Dartmouth Soundoff: Contractual Conflicts

By Maggie Nelson, The Dartmouth Staff | 4/9/14 4:00am

Record labels and their contracts have a long history of making artists’ lives more complicated. Signing with a label often means a great deal of artistic sacrifice; labels both hold rights to artists’ songs and can push the artist to be more marketable by shaping their sound and reputation. Conflicts are almost always centered on trying to generate the most money and figuring out who gets what portion of proceeds. And the payment hierarchy is imperfect. Artists are the last ones to get paid — after the advertisers, promoters, recording engineers and the label executives themselves. Some of the most famous disputes have included artists like Prince, Pink Floyd and Kenny Rogers.

Furthermore, the digital revolution's impact on music distribution created a whole new set of concerns. In 2011, a widely publicized class action suit led by Eminem examined whether or not iTunes downloads were considered a "sale" or a "license." In the former, Eminem's contract entitled him to 12 percent of the royalties, whereas in the latter Eminem would receive 50 percent of the royalties (and that 38 percent difference adds up fast). This week’s column looks at some drama that has been brushed up due to record labels, contracts and taxes.

Young Thug

A particular artist's relationship with his or her label can be the difference between being a local scene celebrity and a Billboard chart topper. Young Thug, whose fan base includes Drake, Kanye and Nicki Minaj, is trapped in a web of multiple labels claiming exclusive rights to his work. The result has been declined tour invitations and an album that may never see the light of day. Recent online success with "Stoner," however, may give Young Thug some negotiation leverage.

Big Boi

When Big Boi wanted to release his debut album, Sir Lucious Left Foot, under Def Jam Records, several songs featuring Andre 3000 (who also served as a producer for the album), were slated to appear on the record. Outkast's label, Jive, tried to block the release of these tracks, claiming rights to the duo. In the end, their 2008 Grammy-nominated promotional single "Royal Flush," failed to appear on the track listing of the record when it finally rolled out in 2010.

Lupe Fiasco

Lupe's third album Lasers released after delay and conflict with Atlantic Records. In 2010, when the album was originally to be released, Lupe publically called out Atlantic for not promoting his prior singles in retaliation over his refusal to agree to new contract terms. Lasers was finally released in March of 2011 and debuted at number one on the Billboard 200 charts.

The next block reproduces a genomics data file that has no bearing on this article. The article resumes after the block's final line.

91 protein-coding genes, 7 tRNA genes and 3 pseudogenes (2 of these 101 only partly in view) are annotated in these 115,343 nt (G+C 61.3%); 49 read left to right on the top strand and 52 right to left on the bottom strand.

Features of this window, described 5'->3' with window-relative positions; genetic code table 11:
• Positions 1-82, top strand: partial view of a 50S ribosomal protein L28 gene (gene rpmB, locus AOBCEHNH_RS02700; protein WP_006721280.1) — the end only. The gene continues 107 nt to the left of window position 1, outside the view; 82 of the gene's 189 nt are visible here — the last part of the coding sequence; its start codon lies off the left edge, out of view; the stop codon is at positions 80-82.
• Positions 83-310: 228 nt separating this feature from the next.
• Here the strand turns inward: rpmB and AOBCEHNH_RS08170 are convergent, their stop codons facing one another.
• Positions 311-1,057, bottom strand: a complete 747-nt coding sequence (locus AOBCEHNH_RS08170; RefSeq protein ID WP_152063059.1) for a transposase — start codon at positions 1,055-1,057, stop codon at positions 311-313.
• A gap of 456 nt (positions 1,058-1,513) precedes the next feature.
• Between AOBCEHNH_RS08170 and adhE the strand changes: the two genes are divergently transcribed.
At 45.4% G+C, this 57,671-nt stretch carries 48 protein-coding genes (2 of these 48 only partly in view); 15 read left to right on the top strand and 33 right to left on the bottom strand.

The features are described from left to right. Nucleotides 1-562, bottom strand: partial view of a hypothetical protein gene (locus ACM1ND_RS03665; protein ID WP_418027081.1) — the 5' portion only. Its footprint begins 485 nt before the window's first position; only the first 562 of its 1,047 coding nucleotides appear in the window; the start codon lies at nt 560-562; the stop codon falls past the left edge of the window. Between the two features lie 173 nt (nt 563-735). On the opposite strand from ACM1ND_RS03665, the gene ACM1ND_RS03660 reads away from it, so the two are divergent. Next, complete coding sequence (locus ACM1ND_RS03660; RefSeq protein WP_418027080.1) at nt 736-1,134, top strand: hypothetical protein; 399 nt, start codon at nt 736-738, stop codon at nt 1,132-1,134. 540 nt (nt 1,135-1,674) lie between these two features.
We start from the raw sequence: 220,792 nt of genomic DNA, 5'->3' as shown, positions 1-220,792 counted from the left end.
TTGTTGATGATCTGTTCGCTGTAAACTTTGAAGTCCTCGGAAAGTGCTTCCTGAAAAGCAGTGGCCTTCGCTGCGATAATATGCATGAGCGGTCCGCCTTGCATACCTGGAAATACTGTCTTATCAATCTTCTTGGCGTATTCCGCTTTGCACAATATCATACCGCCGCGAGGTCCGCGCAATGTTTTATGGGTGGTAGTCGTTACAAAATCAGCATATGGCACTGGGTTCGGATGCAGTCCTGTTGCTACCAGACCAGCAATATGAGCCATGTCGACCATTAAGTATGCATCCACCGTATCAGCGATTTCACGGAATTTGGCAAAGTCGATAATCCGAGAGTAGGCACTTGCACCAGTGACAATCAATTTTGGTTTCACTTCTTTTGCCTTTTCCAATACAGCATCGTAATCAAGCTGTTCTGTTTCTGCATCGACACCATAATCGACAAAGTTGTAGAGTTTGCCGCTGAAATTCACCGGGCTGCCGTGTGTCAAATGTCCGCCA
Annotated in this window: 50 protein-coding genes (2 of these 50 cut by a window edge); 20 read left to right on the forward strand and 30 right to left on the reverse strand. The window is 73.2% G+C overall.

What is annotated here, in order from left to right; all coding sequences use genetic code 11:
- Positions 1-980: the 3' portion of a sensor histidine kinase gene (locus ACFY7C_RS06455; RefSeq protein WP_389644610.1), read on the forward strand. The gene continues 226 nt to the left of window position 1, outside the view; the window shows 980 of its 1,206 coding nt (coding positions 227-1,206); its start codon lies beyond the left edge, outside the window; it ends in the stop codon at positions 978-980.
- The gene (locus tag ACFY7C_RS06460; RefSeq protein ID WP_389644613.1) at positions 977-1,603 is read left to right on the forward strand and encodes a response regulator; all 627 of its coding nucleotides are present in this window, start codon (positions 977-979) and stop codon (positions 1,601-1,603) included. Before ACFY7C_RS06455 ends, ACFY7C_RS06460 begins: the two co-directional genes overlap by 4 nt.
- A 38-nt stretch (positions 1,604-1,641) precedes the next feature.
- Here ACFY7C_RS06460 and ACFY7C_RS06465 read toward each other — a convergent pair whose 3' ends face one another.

Azealia Banks

We've been anticipating Azealia Banks debut Broke With Expensive Tastes since she appeared in 2011 with her hit "212." The album release has been pushed back over 18 months and counting, while Banks has written and rewritten material for the album. In January she publically spoke out about "literally begging to be dropped from Universal."

Kid Cudi/WZRD

In early 2012, Kid Cudi tweeted a series of rants blasting his label Universal Republic for not adequately promoting the self-titled debut album for his alternative rock duo WZRD. The artist suspected the label was trying to manipulate him into shifting his attention to continuing his Man on the Moon series as a solo artist.

Angel Haze

Last December, Angel Haze leaked her entire album in a wave of fury after multiple release date pushbacks by her label Island/Republic Records. After the leak, the label agreed to release the record at the end of the month in the U.S. and U.K. Read the entire rant on Pitchfork.

Lauryn Hill

While not a direct dispute with a label, Lauryn Hill has found herself in trouble over financial obligations. The artist — whose only release earned five Grammys — served three months in prison last year for evading about $2 million in taxes over the course of 10 years. In an open letter, Hill announced that she is launching a new label in conjunction with Sony Worldwide Entertainment in order to release new music and, according to some, pay back her debts.

Maggie Nelson, The Dartmouth Staff